What a Dark-Age Ideology Can Do

The prolific author Nelson DeMille uses his experiences as a former history major and Viet Nam veteran to write compelling stories.  His latest book, The Quest, draws upon events of the 1970s.  Readers will find it fascinating how this book and many of his other books can be compared to today.  American Thinker had the privilege of interviewing Nelson DeMille about his uncanny ability to write convincing plots.

The Quest is a reminder of the brutality of Marxist regimes.  The setting is Ethiopia during the 1970s as the 3,000-year-old dynasty came to an end at the hands of the Marxist rebels.  DeMille emphasizes the ruthlessness of the African and Muslim nations: he says, in writing about the revolution, "Men like that are taking over the world...what the hell has gone wrong[?]"  In explaining it, DeMille noted, "They just shot three hundred members of the royal family.  I wanted to write how Marxists typically tried to kill and eliminate the aristocracy.  The brutality against the ruling class was a knee-jerk reaction, which unraveled that society.  The violence can be a history lesson for today when all this cruelty is being inflicted on the Coptic Christians in Egypt and Syria.  I find it interesting that no one is saying anything about this yet during the Serbian-Bosnian War; when the Muslims were killed, everyone was outraged."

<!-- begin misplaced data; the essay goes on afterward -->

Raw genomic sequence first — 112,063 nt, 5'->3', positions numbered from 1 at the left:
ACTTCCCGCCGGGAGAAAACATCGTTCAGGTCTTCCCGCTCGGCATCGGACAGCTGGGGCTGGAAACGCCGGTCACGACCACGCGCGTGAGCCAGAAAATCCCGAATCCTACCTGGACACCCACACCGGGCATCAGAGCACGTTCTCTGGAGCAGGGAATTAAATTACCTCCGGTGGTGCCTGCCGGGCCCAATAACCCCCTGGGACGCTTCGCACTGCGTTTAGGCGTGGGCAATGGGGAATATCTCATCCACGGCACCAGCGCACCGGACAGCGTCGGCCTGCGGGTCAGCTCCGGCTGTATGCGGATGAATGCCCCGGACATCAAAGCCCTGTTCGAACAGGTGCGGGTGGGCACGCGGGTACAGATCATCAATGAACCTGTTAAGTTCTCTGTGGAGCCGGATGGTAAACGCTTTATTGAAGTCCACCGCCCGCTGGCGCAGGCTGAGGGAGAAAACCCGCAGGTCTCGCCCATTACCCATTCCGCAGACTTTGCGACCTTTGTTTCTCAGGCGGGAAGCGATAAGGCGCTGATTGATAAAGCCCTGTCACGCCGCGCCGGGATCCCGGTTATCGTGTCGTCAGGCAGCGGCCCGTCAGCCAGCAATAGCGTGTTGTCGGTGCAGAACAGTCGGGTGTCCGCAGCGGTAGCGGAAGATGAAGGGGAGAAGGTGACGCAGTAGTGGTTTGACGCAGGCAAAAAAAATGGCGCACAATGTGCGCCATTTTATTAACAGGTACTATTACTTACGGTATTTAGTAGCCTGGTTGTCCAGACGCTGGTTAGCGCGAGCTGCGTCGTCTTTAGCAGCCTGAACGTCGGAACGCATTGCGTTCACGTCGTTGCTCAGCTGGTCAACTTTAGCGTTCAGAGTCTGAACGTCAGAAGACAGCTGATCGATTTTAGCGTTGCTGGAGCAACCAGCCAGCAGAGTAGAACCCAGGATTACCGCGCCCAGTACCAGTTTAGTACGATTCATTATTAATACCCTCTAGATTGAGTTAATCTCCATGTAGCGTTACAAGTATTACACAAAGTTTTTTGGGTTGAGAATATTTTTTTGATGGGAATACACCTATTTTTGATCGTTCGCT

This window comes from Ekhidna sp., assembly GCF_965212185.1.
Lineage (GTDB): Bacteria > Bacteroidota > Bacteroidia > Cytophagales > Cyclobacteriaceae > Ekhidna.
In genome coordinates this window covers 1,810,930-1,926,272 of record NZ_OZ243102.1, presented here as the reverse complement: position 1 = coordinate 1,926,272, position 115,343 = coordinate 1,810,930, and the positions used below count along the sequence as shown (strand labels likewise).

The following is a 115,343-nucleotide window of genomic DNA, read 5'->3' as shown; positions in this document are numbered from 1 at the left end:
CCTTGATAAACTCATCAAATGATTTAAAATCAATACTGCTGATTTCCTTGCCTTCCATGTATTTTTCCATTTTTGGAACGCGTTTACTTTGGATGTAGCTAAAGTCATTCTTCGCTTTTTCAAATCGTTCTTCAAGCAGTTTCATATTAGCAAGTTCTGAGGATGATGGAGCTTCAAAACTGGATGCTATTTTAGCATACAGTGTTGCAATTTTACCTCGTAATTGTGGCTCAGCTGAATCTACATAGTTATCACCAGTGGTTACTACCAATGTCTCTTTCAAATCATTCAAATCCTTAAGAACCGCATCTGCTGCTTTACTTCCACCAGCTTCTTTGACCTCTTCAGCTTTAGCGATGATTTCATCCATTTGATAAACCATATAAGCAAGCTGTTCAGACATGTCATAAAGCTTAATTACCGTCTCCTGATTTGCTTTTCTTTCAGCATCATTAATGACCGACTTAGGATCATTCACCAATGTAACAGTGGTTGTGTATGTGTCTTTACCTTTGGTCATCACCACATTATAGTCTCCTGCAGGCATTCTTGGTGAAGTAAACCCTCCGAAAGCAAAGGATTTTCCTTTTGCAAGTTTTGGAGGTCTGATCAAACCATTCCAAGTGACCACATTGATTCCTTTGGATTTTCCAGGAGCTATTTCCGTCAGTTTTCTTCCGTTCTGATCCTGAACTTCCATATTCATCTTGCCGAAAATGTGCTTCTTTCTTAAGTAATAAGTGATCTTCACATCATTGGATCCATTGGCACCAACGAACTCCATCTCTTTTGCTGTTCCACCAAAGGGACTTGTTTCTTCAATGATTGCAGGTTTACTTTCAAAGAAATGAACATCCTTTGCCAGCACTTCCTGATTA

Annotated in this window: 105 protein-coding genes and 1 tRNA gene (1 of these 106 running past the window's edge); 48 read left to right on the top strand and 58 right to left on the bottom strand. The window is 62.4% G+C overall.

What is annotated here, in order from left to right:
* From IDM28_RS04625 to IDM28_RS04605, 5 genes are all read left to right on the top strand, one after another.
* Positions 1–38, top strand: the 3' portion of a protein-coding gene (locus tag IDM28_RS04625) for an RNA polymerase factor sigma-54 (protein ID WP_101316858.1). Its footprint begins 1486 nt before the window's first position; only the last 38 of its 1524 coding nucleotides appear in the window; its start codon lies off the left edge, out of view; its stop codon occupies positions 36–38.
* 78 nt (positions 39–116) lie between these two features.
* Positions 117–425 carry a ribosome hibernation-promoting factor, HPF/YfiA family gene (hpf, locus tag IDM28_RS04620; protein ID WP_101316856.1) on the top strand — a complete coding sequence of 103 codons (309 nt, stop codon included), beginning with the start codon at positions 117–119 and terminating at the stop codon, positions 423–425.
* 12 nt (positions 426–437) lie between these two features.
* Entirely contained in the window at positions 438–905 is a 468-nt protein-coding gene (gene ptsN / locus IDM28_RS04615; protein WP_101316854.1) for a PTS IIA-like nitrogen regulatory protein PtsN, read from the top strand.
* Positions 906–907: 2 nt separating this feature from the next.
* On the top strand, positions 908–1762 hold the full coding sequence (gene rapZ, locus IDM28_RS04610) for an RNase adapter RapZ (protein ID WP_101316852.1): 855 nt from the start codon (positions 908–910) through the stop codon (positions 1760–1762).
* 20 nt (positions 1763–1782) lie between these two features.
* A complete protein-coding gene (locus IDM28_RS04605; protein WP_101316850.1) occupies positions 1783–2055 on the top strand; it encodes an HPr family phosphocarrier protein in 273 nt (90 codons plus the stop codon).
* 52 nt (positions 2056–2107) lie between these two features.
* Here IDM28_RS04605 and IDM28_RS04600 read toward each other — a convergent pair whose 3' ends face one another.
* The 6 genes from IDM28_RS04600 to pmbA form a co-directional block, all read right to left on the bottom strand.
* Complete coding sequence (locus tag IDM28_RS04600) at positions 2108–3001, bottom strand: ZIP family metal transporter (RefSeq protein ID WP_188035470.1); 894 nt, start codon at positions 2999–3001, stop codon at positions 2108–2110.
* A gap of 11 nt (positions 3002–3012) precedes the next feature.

The book also gives readers a strong flavor of the 1970s.  DeMille considers that decade very depressing, considering the defeat in Viet Nam, the gas shortages, and the hyperinflation.  He thinks that that era began "the erosion of American supremacy, including Western values and culture that led to political instability in the world.  Look no farther than the Middle East, where demagogues took advantage and came to power.  Just as today, in the 1970s, there were weak presidents in both Ford and Carter.  We were lucky, because America elected Ronald Reagan, who was able to bring back America's status."

Many of DeMille's books discuss the current threat of Islamic extremists.  His early books, such as The Lion's Game, published in 2000, are cautionary tales -- a wake-up call to the dangers.  Last year he wrote a gripping tale: The Panther, based in Yemen, has the USS Cole as a backdrop and is about fanatical Muslims.  Showing Yemen as a backward country culturally, DeMille hopes that readers will comprehend how "the Muslim religion has not evolved into the 20th and 21st centuries.  The way they treat women, their political system, and the culture leaves no room for diversity."  There is also his anger over the political correctness of the politicians; as stated in the book, "[t]he Navy's Rules of Engagement that were rewritten by some committee of politically correct, ball-less wonders in the bowels of the Pentagon."